- While healthcare was on the cutting edge on medical technology, it was very risk averse on the information technology side of things. There was a great fear factor of failed I.T. projects and they often emphasized that these applications weren’t mission critical, they were life critical. Even though Windows NT was quite stable even in its v 1.0 (though it was called Windows NT 3.1), it had the bear the burden of its DOS-based cousin’s sins of instability.
- Healthcare typically only spent about 1-2% of its overall budget on I.T. whereas other industries were 5-9% due in part to the previous bulletpoint. One reason was they didn't feel I.T. could provide competitive advantage. For that matter, many hospitals didn't even think about competition as they were quasi-monopolies.
- Because healthcare had long operated as a cost-plus business heavily influenced by government reimbursement, there was little focus on efficiency and excellence on the business side. A byproduct was that most of the best/brightest minds in business/I.T. weren’t drawn to healthcare. This was further exacerbated by the fact that healthcare has been fragmented and there are very few Fortune 500 companies outside of health insurance which isn’t dealing with the clinical side of the business.
At the time Fred wrote this post, I had just begun digging back into the space starting to look at emerging opportunities -- so far, I've only come across one that looks interesting. Now I know that one of the places I’ll consider if I have a client that needs institutional funding in the healthcare/medical arena, Fred’s firm would be one that I’d consider.
It made me wonder if there isn't a role akin to an ombudsman that bigger software companies should have. In absence of having a clear process for handling non-standard questions or when someone gets stymied, should there be a safety net of having someone playing an ombudsman-like role? After exhausting my contacts at Microsoft, I thought of one person I don't even know -- Robert Scoble. From reading his blog over the last year+, he seems to play an ombudsman role as one of the hats he wears. Perhaps he should add to his list of nicknames by being called the "Scobudsman". I think this reinforces, yet again, one of the benefits of a company having a blog -- it gives people a way to connect to a human which is sometimes easier said than done. Undoubtedly, there's an Exchange blog but the blog searches I didn't find any that appeared to have a Microsoft team member associated with them. Perhaps I'll have a chance to chat with the Scobleizer at Web 2.0 this week and get his take on this.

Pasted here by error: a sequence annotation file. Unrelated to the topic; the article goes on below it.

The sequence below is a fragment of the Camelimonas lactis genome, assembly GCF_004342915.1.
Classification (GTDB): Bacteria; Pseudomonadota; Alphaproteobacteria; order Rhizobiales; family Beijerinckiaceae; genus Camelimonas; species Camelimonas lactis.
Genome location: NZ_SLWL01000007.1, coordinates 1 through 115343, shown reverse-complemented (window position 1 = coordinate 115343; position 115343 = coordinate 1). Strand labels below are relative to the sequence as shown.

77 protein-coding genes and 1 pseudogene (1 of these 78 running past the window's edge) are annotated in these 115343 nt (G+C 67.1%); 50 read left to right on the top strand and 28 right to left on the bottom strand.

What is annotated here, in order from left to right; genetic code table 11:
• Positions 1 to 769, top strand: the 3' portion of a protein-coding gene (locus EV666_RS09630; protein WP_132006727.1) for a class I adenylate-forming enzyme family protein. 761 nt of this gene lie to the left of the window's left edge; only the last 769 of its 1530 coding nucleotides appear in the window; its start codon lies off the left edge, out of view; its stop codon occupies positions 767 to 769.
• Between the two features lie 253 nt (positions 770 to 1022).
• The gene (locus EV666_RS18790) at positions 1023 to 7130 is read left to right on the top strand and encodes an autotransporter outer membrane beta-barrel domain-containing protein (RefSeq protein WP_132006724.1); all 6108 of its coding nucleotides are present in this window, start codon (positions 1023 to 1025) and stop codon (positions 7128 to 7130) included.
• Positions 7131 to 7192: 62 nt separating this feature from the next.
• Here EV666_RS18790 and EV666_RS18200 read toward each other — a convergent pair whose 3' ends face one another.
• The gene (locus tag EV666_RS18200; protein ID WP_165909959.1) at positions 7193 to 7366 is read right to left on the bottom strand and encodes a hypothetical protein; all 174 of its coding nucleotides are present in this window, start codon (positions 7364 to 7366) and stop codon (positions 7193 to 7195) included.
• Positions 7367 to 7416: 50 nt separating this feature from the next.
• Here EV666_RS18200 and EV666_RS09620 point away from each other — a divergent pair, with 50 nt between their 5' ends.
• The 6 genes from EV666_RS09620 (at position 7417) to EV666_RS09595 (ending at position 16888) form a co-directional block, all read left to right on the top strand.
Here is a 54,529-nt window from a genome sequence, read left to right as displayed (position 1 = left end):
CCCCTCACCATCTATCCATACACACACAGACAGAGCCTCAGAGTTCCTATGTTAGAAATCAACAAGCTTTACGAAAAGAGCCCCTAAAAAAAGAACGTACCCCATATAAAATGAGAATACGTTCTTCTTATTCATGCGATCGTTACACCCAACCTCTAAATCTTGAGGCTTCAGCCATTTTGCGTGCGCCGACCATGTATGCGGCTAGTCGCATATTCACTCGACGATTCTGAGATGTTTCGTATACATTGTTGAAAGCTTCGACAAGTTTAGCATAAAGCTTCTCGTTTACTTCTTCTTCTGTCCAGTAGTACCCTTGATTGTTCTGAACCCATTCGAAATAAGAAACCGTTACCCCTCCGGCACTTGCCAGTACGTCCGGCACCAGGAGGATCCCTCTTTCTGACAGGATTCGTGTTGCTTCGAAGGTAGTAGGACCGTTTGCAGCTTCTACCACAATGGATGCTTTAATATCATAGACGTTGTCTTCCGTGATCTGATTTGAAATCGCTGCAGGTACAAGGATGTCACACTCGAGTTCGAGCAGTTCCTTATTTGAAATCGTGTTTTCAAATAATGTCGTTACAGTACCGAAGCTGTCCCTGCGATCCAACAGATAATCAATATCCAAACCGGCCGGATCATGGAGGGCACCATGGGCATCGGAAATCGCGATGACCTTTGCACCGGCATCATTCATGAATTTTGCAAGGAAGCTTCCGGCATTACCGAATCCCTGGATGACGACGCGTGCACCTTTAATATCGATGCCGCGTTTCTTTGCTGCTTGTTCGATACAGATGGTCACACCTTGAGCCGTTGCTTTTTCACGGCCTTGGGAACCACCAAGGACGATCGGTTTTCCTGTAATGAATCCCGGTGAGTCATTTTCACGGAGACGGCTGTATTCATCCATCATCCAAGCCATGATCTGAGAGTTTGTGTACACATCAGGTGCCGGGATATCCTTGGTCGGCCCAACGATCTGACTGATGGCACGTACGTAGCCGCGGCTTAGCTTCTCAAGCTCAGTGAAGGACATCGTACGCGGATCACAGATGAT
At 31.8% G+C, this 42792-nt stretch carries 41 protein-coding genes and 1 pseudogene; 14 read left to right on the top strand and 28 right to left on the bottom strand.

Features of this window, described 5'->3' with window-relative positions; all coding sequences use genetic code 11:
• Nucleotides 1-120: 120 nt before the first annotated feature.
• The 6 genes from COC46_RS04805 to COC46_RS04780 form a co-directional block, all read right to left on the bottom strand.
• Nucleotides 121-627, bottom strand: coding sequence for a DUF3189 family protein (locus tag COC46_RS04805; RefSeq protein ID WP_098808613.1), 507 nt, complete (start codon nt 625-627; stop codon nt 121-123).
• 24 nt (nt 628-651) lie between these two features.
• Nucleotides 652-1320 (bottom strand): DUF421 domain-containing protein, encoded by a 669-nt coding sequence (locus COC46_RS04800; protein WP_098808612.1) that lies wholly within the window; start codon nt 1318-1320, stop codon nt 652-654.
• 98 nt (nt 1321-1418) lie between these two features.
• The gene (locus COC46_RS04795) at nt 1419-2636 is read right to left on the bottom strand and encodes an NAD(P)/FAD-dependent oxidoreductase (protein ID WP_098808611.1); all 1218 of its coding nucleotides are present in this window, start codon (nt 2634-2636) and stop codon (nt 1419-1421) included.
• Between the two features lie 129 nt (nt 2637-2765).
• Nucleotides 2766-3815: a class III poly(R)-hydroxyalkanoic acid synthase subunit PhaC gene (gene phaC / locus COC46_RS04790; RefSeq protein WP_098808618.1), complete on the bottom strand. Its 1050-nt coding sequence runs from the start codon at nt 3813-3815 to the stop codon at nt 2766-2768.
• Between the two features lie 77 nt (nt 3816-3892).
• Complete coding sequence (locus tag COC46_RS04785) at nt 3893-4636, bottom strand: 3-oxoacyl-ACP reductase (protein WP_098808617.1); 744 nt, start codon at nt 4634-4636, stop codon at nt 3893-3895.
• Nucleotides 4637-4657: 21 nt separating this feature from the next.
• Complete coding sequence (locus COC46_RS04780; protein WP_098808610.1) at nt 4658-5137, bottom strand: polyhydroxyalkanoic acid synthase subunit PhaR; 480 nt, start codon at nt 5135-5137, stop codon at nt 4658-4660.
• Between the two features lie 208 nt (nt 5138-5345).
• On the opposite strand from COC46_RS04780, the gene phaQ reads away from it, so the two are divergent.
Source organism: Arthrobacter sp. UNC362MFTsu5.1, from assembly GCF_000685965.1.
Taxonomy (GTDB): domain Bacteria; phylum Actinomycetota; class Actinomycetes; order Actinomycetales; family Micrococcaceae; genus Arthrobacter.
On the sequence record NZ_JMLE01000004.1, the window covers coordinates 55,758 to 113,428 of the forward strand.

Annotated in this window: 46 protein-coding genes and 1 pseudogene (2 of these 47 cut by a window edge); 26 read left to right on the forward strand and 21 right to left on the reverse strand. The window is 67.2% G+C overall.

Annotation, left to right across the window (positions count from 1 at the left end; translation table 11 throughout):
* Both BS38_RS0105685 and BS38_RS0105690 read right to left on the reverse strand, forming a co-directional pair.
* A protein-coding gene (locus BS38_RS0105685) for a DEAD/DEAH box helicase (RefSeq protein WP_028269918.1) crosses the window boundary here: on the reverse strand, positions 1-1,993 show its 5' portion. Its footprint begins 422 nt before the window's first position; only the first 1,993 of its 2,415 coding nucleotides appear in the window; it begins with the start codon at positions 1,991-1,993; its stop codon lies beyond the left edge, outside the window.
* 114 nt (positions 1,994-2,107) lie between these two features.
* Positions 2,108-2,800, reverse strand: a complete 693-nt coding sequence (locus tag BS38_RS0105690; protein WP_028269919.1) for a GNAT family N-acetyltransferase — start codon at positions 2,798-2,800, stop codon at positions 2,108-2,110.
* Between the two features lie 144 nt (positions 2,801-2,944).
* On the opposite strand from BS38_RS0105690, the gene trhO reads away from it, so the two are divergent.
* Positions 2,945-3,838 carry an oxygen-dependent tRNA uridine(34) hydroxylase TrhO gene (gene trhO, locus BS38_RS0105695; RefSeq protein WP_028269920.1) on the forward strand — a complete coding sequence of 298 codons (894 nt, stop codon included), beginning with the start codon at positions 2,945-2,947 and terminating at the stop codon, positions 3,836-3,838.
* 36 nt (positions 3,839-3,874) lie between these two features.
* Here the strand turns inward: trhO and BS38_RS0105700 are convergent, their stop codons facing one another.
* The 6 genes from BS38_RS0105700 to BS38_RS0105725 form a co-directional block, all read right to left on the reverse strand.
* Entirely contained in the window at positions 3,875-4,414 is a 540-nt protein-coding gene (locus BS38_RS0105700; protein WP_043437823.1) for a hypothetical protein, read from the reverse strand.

The quote from one of the execs from the company that made the request captures the situation. I don't think this is unique to Microsoft though it may just be a problem of bigger companies.
Just curious --- but shouldn't it be a straight forward process within Microsoft to find the MS-Exchange 2003 product manager who has responsibility for that product? I can easily find these guys in almost every company I work with, but for some reason, the same techniques and tactics that I have used elsewhere just don't get me anywhere in Microsoft. I cannot seem to find anybody who can help me identify this person and how I can just have a brief conversation with them. Very puzzling to me. Perhaps this is one other dimension of "Microsoft biosphere".
One of my partners (Dave Jones -- industry veteran who cut his teeth at IBM, got Oracle into the enterprise space in the late 80's and then played startup exec roles and served as Entrepreneur-in-Residence for a VC before starting Altus) has taken the lead in building an offering that would be high impact for our clients without breaking their finite banks. He's architected an Assessment project that helps startup businesses accelerate hitting their revenue inflection point . He just led another one that wrapped up recently. I'll let his clients do the honors on the impact of those "ESLC Assessment" projects. [I try to limit marketing puffery on this blog but it's nice to see one of my partners knock it out of the park]
"We had recently begun our go-to-market stage of growth and commissioned
Nosa Omoigui, CEO -- Nervana (startup in the “semantic search” space)
“Altus Alliance was asked to conduct an ELSC engagement with us to support our efforts to identify and improve key points of revenue leverage within our marketing, product and sales organizations, and to help us determine the merits of new market entry versus other potential uses of funds. The process results were insightful and actionable. They hit it out of the park”
Tim Bauman, COO -- SM&A (a $80mm public firm in SoCal)
Saturday, October 01, 2005
- Thou Shall Not Give a Strategic Investor a Right of First Refusal, Right of First Offer or a Protective Provision that Enables Them to Block a
- Thou Shall Write All Customer Contracts And Partnerships Such That They Can Be Transferred to An Acquirer And/Or That Such Contracts Can Be Terminated With Reasonable Notice.
- Thou Shall Not Enter A No-Shop Without Hammering Out All of the Key Terms and Conditions of a
- Thou Shall Not Allow A Buyer to Interview Employees Until At Least An LOI is Signed.
- Thou Shall Discuss Exit Expectations With Management and Board Members Prior to Funding and At Least Twice a Year After That.